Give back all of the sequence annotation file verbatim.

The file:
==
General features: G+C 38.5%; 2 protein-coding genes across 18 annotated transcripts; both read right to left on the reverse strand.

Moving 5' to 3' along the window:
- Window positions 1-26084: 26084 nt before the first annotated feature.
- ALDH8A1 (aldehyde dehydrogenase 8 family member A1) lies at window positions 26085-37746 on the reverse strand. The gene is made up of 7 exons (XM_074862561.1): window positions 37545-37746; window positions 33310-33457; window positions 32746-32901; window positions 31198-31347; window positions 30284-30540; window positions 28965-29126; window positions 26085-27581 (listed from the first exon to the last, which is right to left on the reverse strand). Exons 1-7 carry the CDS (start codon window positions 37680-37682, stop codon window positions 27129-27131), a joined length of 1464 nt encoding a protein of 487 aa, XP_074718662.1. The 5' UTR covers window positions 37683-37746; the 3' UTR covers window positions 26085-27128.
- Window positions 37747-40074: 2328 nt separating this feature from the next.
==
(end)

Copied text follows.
General features: G+C 38.5%; 2 protein-coding genes across 18 annotated transcripts; both read right to left on the reverse strand.

Moving 5' to 3' along the window:
- Window positions 1-26084: 26084 nt before the first annotated feature.
- ALDH8A1 (aldehyde dehydrogenase 8 family member A1) lies at window positions 26085-37746 on the reverse strand. The gene is made up of 7 exons (XM_074862561.1): window positions 37545-37746; window positions 33310-33457; window positions 32746-32901; window positions 31198-31347; window positions 30284-30540; window positions 28965-29126; window positions 26085-27581 (listed from the first exon to the last, which is right to left on the reverse strand). Exons 1-7 carry the CDS (start codon window positions 37680-37682, stop codon window positions 27129-27131), a joined length of 1464 nt encoding a protein of 487 aa, XP_074718662.1. The 5' UTR covers window positions 37683-37746; the 3' UTR covers window positions 26085-27128.
- Window positions 37747-40074: 2328 nt separating this feature from the next.